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FINALLY, food innovation seems to be gaining some traction among leading suppliers to the QSR and Fast Casual Dining restaurant segments — and 2013 is the year that two multibillion dollar manufacturers plan to start their food innovation process.
Visionary Company A: Ground Level Up
One company is a commodity-focused company that sees the need to expand their new product innovation product offering to maintain their leadership position in the QSR and Fast Casual dining segments. Their interest in new product innovation was spurred on by a culinary chef who recently graduated from one of the top culinary schools in the world. This chef intuitively knew that their company had a lot more to offer its customers if they could just apply some true innovation principles to the new product development process. Step 1 for this visionary chef was a call to me to align her vision with innovation principles that successful companies outside the food industry have used — like Apple. Step 2 involved meetings with the R&D, Technology and Marketing departments to share the vision and gain companywide support. And Step 3 has been the initiation of a structured new product innovation process within this leading foodservice supplier. And guess what; it will be very difficult for this supplier's competitors to keep pace with the technology leadership of this company.
Visionary Company B: Executive Level Down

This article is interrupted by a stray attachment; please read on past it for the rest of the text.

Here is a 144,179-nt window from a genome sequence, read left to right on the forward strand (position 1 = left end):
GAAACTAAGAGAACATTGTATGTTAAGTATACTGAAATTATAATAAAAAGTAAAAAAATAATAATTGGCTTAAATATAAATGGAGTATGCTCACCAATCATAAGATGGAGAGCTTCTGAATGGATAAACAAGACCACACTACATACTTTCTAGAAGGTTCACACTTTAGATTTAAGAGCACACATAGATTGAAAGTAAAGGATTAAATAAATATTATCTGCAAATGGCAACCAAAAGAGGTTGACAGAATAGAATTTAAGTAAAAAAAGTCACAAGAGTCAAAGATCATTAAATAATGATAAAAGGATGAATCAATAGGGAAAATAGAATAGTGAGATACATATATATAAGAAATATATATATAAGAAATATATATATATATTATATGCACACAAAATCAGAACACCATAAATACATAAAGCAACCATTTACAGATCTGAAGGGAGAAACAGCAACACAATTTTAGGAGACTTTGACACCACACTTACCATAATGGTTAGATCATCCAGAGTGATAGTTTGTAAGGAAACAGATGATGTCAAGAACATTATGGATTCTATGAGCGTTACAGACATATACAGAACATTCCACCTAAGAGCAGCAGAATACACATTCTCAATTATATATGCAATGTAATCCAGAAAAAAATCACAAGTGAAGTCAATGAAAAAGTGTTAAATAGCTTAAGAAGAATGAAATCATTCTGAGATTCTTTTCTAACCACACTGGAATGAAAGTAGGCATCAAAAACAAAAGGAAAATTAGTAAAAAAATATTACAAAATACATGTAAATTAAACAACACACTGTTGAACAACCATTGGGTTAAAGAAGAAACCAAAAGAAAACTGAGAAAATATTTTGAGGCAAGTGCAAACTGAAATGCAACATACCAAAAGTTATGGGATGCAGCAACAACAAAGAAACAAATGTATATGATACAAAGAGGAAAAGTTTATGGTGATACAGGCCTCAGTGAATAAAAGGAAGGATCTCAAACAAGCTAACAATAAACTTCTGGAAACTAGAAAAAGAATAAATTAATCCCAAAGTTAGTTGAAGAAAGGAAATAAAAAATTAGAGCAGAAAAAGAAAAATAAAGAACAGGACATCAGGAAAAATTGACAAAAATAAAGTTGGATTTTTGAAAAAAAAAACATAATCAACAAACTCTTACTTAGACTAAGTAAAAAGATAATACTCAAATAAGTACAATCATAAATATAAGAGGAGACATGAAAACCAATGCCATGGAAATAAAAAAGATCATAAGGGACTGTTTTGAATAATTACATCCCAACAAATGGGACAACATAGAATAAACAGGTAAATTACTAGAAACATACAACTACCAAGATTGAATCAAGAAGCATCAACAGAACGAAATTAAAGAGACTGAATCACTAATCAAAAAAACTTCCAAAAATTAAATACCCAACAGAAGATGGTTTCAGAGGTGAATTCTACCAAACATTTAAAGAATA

In the second company, I recently met with a visionary President/CEO of a multibillion dollar food company who attended a speech on new product innovation of a book used in my food innovation workshop — Vijay Govindara and Chris Trimble, who wrote The Other Side of Innovation: Solving the Execution Challenge. For him, Step 1 was to grasp and understand the vision for innovation, by attending a speech on innovation principles. Step 2 was to read the critically acclaimed book on innovation to understand the details of the food innovation principles. Step 3 involved his communication to his executive team that he was starting an internal innovation team — reporting to himself! (A basic tenant of the innovation process). Step 4 was the selection of additional people (internally and externally) to round out his company's innovation team. And guess what, this CEO encountered internal dissent for the process. Internal dissent is to be expected because food innovation is change, and many people resist change. But this entrepreneurial executive knew the innovation process steps, and had the guts to stay the course. I guarantee you will see this company become a prominent supplier in the next couple years.
QSR and Fast Casual Restaurant Innovation Adaptors
The good news is that QSR and Fast Casual dining restaurant suppliers are starting to implement and embrace the principles and processes of new product innovation. The bad news is that leading restaurant chains have shown no evidence of innovation despite multimillion dollar R&D budgets and corporate headquarters plastered with the word "Innovation" on the front of their building and across their business cards. The big question is why not? And the most generous answer might be simple ignorance! But let's not allow ignorance to prevent forward momentum, but begin to embrace the process of innovation like an aspiring culinary chef and a visionary CEO have begun to do.
For more information on starting a "New Product Innovation Culture in your company", Food Technical Consulting (www.foodbevbiz.com) is providing on-site hands-on corporate 2-day workshops and coaching sessions — and a yearly 3-day industry workshop in Denver on "How To Implement New Product Innovation Business Processes and Principles in Your Company", March 18 - 20. Please contact me at firstname.lastname@example.org or 303-471-1443. A course manual will be available for sale to international small business operators who cannot attend.
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